Les Miserables. 2019
Directed by Ladj Ly
Starring Damien Bonnard, Alexis Manenti, Djibril Zonga, Steve Tientcheu, Jeanne Balibar, Issa Perica, Al-Hassan Ly, Almamy Kanoute, Nizar Ben Fatma, Raymond Lopez, Luciano Lopez, Jaihson Lopez, Sana Joachaim, Lucas Omiri, and Rocco Lopez
Stéphane joined the Anti-Crime Brigade of Montfermeil, in the 93. He meets his new teammates, Chris and Gwada, and discovers the tensions between the different groups of the district.
Less singing, more rioting appears to be the credence for documentary filmmaker Ladj Ly’s debut feature, Les Miserables, which basically depicts injustice in modern times with Montfermeil citizens just as miserable, if not more. It’s a relentlessly chaotic effort that, not surprisingly, pays enough attention to detail regarding the rundown impoverished neighborhood (especially the children playing sports or shooting water guns) that the authenticity almost feels like a documentary. However, at the center of the narrative are three anti-crime officers that have the weight of the proceedings placed on their shoulders, only to emerge as somewhat multidimensional but less interesting than every other aspect of the film orbiting their rambunctious antics.
It doesn’t help that the introduction to these numerous characters (most of what don’t matter and feel tremendously cut down somewhere in the editing room) is messy, preventing Les Miserables to establish what it’s actually about for nearly the entire first act (aside from a day in the lives of the officers patrolling this area). It’s clear that there are warring factions, children that are not getting the education they deserve subsequently getting sucked into bad habits, and a corrupt police system that chooses to use brute force and racism to remain feared, even if they view it as being respected. Also present are some eccentricities such as a traveling circus gang with the company of lions, and to make matters more bizarre one of the cubs gets roped into the danger.
Damien Bonnard is Brigadier Stéphane Ruiz, the newest addition to the force and the only levelheaded member of the team that actively avoids violence and generally misusing his authority. He still has his frustrating moments, but there is at least someone to morally latch onto as a beacon of potential good during what basically amounts to 95 minutes of police brutality, including an accidental shooting of a black child. Les Miserables is based on similar French riots from 2005, but watching the movie there’s an unshakable sensation that you can also turn on the news and watch the American version of this story.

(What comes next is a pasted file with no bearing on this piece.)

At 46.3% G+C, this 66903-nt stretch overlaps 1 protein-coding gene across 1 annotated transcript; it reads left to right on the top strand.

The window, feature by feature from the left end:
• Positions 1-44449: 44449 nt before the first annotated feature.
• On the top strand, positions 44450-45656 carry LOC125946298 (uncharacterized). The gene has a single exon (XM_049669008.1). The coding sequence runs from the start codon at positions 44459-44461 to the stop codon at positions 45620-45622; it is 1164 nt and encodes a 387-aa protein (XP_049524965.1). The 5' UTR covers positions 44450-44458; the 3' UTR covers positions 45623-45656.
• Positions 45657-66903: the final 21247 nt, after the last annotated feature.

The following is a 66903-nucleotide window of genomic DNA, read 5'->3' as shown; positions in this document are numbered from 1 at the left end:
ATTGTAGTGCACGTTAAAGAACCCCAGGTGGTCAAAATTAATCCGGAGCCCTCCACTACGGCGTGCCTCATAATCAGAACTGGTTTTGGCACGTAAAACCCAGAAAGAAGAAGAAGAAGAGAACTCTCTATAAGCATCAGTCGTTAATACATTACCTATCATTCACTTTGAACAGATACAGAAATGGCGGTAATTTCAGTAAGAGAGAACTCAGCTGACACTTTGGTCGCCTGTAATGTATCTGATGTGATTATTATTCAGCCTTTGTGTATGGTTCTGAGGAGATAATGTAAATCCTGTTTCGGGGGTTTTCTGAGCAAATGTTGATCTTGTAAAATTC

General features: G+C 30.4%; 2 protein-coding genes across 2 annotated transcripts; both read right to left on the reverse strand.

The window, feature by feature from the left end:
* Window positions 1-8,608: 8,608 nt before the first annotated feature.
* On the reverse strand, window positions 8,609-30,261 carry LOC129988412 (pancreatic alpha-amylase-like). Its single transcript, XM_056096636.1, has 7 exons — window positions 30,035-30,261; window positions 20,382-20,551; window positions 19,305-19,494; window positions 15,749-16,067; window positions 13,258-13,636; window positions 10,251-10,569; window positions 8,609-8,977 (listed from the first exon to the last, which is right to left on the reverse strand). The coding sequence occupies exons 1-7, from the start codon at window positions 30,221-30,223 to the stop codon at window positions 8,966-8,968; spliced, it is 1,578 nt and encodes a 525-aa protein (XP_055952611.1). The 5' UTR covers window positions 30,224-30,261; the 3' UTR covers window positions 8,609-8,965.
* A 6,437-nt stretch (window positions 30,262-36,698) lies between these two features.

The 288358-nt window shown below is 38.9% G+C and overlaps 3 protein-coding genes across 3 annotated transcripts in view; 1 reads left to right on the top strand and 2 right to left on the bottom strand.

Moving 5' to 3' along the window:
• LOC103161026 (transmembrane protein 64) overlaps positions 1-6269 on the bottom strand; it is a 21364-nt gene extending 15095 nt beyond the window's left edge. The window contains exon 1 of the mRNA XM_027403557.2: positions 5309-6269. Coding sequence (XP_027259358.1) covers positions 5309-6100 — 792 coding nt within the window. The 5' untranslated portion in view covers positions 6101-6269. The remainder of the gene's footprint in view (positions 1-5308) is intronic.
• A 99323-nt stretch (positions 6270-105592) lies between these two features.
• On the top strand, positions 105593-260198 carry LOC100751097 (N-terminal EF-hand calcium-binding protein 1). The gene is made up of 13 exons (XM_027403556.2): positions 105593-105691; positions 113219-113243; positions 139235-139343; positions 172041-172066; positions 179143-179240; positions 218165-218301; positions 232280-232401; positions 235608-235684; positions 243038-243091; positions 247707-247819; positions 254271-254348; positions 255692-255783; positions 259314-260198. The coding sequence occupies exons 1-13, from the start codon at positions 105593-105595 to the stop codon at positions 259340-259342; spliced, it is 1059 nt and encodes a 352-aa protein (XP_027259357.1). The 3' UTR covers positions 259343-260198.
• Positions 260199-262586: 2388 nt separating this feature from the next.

Nevertheless, the actions of these hotheaded law enforcers are captured from another young child’s drone, which leads the three squadmates in hot pursuit to obtain the memory card and destroy all evidence of their heinous crimes. Chris (Alexis Manenti) is the most aggressive of the bunch, frequently hurling bigoted obscenities and threats against any man, woman, or child that doesn’t recognize his status as the law itself. The character and performance slightly border on comical, but there are grounded moments that see him tending to his daughters and unwinding by drinking a beer after a long day of work. His methods are not righteous, but if Les Miserables does one thing right, it’s portraying this as a terrible situation to be in from all angles. For all we know, Chris was once Stephane; a do-gooder that thought he could make a difference by appropriately wielding his authority and enacting civility wherever he could. The way things are now, it’s a fight for survival.
An all-out war is where Les Miserables inevitably leads, and while the direction is commanded with white knuckle intensity, Ladj Ly is unsuccessful at constructing a strong narrative up until that point for it to resonate as anything beyond a horrific situation to watch unfold. Miraculously, he does generate a slight bit of sympathy for his most cruel characters such as Chris, but it’s still a movie that focuses on all of the wrong characters. Les Miserables is tense and well-executed, unfortunately under the impression that police brutality should be seen from the lens of the attackers while skipping out on actual character development. It looks real, the action is frighteningly staged, and the performances themselves are unhinged, but it’s all in the service of a story that doesn’t know what it wants to say. Admittedly, it is a miserable experience for the right reasons.
Flickering Myth Rating – Film: ★ ★ ★ / Movie: ★ ★ ★
Robert Kojder is a member of the Chicago Film Critics Association and the Flickering Myth Reviews Editor. Check here for new reviews, friend me on Facebook, follow my Twitter or Letterboxd, check out my personal non-Flickering Myth affiliated Patreon, or email me at MetalGearSolid719@gmail.com